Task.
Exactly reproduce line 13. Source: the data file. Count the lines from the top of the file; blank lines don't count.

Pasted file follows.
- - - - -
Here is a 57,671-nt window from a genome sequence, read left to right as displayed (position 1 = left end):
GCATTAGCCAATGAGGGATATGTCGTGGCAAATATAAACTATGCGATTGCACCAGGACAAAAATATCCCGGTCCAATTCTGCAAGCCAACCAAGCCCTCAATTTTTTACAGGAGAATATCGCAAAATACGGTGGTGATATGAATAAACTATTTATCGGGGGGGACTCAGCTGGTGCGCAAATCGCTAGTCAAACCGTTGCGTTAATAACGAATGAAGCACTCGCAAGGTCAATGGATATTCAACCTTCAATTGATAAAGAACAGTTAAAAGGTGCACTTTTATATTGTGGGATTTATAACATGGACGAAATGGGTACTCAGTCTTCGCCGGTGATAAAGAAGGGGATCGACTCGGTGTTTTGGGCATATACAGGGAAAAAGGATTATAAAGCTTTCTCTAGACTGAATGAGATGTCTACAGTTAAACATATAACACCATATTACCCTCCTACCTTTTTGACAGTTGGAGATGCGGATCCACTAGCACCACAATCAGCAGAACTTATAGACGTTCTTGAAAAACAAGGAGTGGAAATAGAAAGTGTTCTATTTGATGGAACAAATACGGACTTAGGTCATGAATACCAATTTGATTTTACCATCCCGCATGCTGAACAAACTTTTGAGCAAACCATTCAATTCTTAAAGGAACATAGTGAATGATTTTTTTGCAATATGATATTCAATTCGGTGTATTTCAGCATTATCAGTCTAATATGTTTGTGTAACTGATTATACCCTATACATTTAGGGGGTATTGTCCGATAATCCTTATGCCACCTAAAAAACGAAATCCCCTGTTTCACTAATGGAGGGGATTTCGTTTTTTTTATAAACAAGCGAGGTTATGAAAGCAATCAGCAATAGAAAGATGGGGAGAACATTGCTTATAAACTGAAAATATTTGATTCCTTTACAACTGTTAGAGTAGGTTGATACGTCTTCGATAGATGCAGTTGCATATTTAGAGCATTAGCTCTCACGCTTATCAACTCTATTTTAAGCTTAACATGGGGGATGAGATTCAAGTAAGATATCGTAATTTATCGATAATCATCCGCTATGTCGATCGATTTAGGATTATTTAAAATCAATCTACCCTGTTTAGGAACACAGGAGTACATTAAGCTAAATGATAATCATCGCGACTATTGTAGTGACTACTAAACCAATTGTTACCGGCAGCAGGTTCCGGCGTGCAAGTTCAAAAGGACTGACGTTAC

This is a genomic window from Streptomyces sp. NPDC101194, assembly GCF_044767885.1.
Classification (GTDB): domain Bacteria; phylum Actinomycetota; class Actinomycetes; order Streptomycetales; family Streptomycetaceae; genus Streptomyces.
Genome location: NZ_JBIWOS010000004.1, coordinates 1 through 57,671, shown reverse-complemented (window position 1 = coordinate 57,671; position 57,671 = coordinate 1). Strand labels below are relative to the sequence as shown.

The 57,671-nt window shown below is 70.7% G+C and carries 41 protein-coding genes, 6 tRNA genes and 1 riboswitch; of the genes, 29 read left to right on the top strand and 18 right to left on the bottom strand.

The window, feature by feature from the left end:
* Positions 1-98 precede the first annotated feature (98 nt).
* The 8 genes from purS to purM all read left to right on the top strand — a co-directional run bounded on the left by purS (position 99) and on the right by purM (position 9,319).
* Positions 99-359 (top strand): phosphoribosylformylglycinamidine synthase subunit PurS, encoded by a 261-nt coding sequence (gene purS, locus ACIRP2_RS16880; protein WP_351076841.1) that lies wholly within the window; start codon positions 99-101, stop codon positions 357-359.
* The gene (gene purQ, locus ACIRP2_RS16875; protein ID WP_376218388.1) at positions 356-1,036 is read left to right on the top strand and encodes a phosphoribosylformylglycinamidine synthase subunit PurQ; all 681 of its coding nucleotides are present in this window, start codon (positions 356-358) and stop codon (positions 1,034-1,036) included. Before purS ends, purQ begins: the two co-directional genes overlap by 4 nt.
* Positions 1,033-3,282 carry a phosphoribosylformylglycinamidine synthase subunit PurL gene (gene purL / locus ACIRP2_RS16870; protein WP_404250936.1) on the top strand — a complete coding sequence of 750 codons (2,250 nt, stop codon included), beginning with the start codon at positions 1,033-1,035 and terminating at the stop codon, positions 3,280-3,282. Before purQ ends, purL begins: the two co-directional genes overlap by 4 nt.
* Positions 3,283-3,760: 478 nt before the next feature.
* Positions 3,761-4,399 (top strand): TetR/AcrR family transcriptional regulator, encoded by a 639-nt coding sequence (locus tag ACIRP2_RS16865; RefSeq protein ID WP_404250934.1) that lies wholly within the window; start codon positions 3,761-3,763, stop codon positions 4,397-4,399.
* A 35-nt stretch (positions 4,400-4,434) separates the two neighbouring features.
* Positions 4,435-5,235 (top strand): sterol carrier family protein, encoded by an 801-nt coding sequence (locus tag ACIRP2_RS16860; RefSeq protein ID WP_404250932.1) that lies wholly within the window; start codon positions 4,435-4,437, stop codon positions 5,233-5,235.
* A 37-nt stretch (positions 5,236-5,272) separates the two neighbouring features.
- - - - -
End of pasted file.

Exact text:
* Positions 3,283-3,760: 478 nt before the next feature.